NEW YORK (GenomeWeb) – Despite commercial attempts to develop noninvasive molecular tests that could serve as sentinels against the earliest signs of a developing cancer, there is still little data demonstrating that the most popular strategy— detecting changes in circulating DNA — is possible, let alone practical.
But according to a firm called OTraces, DNA may not be necessary for the sensitive detection of early cancers, at least in some cases. Instead, the company is developing cancer screening tests based on a mathematic strategy of enhancing signals and suppressing noise for a collection of well-known and relatively well-characterized proteins.
Although OTraces has not published any data yet that supports these claims, the firm’s CEO Keith Lingenfelter said this week that assays the firm is currently validating can distinguish patients with prostate or breast cancer more accurately than currently used screening tools — prostate specific antigen (PSA) and mammography, respectively.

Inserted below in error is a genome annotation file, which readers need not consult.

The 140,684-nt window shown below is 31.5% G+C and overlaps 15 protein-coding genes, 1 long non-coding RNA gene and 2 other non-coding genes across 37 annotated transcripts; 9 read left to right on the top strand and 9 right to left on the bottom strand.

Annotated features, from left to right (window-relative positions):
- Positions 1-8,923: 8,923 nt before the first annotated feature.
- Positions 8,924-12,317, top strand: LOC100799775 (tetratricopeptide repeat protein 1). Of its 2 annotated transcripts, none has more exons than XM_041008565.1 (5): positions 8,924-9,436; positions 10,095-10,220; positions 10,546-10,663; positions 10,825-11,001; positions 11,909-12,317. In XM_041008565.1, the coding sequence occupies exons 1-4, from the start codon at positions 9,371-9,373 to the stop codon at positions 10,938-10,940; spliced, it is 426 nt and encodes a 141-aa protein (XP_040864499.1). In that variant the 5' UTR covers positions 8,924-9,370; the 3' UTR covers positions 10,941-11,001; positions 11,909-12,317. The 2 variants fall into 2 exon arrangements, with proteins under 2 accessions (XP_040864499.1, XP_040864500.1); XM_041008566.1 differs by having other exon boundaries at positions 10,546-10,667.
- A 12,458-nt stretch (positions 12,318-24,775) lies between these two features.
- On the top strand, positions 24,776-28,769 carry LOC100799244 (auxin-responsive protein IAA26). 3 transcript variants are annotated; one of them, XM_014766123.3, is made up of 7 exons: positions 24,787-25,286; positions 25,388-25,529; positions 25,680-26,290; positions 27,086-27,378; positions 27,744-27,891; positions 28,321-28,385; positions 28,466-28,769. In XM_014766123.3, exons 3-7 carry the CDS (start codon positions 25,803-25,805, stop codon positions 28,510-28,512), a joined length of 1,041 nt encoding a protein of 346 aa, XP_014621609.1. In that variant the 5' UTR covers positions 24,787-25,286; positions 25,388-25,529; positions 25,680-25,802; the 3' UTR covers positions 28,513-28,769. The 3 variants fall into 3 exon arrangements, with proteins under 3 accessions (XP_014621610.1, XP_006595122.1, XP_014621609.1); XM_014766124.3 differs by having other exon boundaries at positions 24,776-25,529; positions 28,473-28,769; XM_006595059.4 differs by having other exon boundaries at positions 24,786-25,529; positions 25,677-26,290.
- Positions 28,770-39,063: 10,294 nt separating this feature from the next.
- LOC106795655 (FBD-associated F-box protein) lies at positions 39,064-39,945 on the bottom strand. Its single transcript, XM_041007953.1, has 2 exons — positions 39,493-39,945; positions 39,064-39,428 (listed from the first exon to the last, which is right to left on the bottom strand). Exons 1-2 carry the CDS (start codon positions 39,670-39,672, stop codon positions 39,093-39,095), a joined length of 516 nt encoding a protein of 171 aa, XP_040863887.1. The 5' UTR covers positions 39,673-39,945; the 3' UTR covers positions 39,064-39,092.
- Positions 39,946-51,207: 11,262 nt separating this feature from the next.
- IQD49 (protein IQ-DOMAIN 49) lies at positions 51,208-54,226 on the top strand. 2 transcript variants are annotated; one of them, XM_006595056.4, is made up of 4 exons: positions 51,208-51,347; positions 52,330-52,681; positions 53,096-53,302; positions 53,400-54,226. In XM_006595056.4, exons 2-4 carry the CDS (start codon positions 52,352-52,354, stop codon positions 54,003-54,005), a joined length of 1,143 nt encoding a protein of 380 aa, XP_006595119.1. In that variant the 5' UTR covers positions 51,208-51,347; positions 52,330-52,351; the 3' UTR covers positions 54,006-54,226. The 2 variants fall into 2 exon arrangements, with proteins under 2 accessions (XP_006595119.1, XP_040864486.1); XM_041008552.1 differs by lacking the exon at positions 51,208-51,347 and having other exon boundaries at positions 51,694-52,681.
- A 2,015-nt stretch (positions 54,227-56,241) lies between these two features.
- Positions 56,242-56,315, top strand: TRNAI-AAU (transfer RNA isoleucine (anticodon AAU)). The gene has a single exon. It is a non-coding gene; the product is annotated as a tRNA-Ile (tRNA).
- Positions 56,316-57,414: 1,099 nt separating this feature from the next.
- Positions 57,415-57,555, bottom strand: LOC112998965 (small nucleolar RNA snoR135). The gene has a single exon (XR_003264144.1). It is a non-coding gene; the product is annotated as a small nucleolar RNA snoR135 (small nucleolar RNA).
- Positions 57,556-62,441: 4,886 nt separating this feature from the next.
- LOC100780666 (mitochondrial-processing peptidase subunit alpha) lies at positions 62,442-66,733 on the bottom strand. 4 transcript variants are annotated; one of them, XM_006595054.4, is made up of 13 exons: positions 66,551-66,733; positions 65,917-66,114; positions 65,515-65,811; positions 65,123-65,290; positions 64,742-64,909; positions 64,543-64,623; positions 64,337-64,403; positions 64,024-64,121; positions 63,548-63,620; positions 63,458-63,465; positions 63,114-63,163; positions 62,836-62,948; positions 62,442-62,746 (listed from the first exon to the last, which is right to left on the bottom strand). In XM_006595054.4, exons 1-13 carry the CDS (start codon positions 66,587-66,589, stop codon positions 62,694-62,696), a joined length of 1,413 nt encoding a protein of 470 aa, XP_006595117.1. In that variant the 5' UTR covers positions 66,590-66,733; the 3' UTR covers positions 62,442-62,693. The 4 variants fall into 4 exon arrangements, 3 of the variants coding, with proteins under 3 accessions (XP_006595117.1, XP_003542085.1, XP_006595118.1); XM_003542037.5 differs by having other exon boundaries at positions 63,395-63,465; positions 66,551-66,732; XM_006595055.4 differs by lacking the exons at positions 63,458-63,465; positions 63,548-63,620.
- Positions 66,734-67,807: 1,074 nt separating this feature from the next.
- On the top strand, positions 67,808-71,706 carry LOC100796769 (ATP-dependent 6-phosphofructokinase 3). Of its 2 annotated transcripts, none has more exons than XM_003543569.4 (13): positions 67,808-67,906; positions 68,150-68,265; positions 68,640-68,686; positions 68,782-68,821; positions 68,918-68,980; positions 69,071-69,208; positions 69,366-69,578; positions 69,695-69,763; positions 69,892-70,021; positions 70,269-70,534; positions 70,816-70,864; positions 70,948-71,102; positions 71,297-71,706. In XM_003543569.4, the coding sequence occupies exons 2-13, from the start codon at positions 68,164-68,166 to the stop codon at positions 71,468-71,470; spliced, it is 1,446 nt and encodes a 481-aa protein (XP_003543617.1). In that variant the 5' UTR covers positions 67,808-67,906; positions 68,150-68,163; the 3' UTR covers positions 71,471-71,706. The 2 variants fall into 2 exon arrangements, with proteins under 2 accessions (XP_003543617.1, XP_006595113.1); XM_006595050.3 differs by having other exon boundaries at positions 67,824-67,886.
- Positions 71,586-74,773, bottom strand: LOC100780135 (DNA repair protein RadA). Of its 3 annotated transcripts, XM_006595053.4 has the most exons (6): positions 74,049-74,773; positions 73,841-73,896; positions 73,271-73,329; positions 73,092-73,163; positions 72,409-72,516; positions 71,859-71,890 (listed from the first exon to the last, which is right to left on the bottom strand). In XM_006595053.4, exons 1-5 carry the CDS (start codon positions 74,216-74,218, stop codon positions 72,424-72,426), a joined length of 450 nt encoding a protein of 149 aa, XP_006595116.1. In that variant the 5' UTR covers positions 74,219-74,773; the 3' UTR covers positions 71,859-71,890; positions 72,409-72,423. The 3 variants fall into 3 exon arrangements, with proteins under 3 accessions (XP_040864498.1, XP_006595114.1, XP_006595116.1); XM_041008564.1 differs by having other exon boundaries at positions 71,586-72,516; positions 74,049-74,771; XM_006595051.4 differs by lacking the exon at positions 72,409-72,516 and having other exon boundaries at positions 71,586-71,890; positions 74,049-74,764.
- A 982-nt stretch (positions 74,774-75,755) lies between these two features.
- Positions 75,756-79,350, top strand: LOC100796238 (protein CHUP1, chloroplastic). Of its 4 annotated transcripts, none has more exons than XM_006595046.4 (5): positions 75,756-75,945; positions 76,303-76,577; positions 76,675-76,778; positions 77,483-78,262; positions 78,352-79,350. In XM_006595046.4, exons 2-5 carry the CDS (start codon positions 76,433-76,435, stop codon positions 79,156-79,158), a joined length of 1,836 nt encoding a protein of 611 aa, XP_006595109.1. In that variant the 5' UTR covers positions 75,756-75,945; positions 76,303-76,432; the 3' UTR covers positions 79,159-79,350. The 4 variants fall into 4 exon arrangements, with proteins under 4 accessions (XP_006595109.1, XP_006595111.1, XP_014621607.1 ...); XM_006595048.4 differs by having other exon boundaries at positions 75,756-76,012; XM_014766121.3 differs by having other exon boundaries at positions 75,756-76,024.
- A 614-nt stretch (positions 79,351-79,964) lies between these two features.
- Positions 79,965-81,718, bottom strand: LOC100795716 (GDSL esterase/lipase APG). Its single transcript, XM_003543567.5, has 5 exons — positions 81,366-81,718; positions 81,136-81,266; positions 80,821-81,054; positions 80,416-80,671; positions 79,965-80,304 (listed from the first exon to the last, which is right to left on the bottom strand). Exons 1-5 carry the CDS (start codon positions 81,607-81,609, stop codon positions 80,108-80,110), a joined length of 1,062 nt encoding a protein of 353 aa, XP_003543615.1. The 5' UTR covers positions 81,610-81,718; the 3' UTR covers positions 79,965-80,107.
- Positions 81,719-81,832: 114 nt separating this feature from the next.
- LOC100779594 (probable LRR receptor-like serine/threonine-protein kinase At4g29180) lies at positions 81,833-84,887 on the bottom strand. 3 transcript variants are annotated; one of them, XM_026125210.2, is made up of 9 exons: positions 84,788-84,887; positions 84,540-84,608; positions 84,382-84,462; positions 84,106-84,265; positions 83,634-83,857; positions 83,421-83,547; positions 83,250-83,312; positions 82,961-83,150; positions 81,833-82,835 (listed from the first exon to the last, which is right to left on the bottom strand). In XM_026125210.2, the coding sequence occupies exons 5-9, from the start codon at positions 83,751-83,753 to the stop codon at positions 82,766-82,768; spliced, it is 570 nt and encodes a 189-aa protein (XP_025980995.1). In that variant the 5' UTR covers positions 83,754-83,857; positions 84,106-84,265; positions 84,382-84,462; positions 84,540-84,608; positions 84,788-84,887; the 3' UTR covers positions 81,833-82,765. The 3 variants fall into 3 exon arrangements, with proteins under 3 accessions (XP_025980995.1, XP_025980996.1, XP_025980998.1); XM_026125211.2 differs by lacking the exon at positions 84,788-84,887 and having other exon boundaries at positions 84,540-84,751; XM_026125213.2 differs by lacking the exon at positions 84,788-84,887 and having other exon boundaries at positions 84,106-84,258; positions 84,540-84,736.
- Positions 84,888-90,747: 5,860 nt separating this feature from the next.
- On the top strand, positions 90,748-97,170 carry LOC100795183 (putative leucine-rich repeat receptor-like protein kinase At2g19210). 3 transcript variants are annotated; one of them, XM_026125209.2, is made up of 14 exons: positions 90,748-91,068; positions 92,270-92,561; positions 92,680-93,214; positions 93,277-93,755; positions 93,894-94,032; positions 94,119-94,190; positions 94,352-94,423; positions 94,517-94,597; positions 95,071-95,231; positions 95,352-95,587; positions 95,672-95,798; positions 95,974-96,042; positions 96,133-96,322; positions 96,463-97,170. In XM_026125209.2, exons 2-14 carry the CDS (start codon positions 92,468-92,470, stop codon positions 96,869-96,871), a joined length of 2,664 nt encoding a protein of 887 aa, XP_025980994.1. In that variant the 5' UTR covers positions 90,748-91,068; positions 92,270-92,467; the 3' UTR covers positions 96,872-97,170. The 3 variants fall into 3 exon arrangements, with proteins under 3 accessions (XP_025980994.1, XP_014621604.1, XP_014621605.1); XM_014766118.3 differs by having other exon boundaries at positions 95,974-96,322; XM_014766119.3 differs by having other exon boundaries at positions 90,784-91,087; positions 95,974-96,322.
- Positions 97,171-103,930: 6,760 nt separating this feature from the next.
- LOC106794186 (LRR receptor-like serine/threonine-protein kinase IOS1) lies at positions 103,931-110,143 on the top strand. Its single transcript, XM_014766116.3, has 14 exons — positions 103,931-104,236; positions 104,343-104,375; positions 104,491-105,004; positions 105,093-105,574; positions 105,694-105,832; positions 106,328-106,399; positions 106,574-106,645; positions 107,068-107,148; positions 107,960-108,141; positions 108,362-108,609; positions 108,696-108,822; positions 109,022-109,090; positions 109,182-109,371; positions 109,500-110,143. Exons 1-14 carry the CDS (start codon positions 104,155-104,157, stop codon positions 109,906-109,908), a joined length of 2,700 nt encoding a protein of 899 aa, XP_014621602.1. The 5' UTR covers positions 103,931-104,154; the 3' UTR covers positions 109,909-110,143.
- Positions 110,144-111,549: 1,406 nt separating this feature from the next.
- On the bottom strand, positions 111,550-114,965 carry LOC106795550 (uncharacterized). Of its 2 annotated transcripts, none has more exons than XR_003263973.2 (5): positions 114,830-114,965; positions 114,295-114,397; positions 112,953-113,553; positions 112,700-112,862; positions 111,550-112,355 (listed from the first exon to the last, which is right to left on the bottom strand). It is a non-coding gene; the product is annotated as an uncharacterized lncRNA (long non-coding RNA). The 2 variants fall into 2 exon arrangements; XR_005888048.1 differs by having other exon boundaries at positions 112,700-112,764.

The company believes the approach can also differentiate between aggressive and non-aggressive tumors, determine cancer stage, and track progression.
Assays the company is developing for these two cancer types both rely on the analysis of a group of proteins in blood that the firm says offer a proxy for activity that